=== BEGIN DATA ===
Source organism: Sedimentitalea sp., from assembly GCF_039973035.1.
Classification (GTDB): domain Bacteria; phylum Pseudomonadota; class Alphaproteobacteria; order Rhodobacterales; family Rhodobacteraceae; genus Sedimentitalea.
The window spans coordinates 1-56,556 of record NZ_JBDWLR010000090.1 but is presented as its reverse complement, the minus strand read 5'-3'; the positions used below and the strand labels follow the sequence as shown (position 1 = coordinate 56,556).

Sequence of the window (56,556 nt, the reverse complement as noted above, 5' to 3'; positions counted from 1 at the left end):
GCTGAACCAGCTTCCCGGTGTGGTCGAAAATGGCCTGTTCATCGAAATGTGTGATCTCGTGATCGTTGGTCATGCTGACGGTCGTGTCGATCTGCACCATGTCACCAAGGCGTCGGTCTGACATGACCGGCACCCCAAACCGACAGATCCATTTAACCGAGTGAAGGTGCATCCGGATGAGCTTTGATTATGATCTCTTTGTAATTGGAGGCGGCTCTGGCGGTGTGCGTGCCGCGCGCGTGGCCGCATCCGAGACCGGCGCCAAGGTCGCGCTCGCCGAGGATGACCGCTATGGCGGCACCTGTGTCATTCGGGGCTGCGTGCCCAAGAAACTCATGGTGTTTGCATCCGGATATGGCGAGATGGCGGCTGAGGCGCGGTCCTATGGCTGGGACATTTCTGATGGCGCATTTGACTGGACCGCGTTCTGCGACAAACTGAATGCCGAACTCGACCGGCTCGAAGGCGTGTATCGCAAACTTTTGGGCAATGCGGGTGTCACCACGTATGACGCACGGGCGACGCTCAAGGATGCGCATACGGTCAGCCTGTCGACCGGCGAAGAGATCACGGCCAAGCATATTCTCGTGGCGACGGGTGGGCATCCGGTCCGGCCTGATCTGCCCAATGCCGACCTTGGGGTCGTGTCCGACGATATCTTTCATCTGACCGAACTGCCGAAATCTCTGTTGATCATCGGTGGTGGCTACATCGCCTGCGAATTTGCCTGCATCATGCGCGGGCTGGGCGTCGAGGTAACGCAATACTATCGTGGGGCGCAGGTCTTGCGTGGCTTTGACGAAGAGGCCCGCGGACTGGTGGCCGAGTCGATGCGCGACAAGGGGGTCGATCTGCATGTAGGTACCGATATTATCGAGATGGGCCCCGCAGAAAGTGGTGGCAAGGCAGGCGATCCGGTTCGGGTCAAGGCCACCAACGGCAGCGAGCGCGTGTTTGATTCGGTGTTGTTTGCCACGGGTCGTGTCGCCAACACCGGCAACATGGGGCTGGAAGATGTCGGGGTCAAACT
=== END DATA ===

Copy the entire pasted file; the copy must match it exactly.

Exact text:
Source organism: Sedimentitalea sp., from assembly GCF_039973035.1.
Classification (GTDB): domain Bacteria; phylum Pseudomonadota; class Alphaproteobacteria; order Rhodobacterales; family Rhodobacteraceae; genus Sedimentitalea.
The window spans coordinates 1-56,556 of record NZ_JBDWLR010000090.1 but is presented as its reverse complement, the minus strand read 5'-3'; the positions used below and the strand labels follow the sequence as shown (position 1 = coordinate 56,556).

Sequence of the window (56,556 nt, the reverse complement as noted above, 5' to 3'; positions counted from 1 at the left end):
GCTGAACCAGCTTCCCGGTGTGGTCGAAAATGGCCTGTTCATCGAAATGTGTGATCTCGTGATCGTTGGTCATGCTGACGGTCGTGTCGATCTGCACCATGTCACCAAGGCGTCGGTCTGACATGACCGGCACCCCAAACCGACAGATCCATTTAACCGAGTGAAGGTGCATCCGGATGAGCTTTGATTATGATCTCTTTGTAATTGGAGGCGGCTCTGGCGGTGTGCGTGCCGCGCGCGTGGCCGCATCCGAGACCGGCGCCAAGGTCGCGCTCGCCGAGGATGACCGCTATGGCGGCACCTGTGTCATTCGGGGCTGCGTGCCCAAGAAACTCATGGTGTTTGCATCCGGATATGGCGAGATGGCGGCTGAGGCGCGGTCCTATGGCTGGGACATTTCTGATGGCGCATTTGACTGGACCGCGTTCTGCGACAAACTGAATGCCGAACTCGACCGGCTCGAAGGCGTGTATCGCAAACTTTTGGGCAATGCGGGTGTCACCACGTATGACGCACGGGCGACGCTCAAGGATGCGCATACGGTCAGCCTGTCGACCGGCGAAGAGATCACGGCCAAGCATATTCTCGTGGCGACGGGTGGGCATCCGGTCCGGCCTGATCTGCCCAATGCCGACCTTGGGGTCGTGTCCGACGATATCTTTCATCTGACCGAACTGCCGAAATCTCTGTTGATCATCGGTGGTGGCTACATCGCCTGCGAATTTGCCTGCATCATGCGCGGGCTGGGCGTCGAGGTAACGCAATACTATCGTGGGGCGCAGGTCTTGCGTGGCTTTGACGAAGAGGCCCGCGGACTGGTGGCCGAGTCGATGCGCGACAAGGGGGTCGATCTGCATGTAGGTACCGATATTATCGAGATGGGCCCCGCAGAAAGTGGTGGCAAGGCAGGCGATCCGGTTCGGGTCAAGGCCACCAACGGCAGCGAGCGCGTGTTTGATTCGGTGTTGTTTGCCACGGGTCGTGTCGCCAACACCGGCAACATGGGGCTGGAAGATGTCGGGGTCAAACT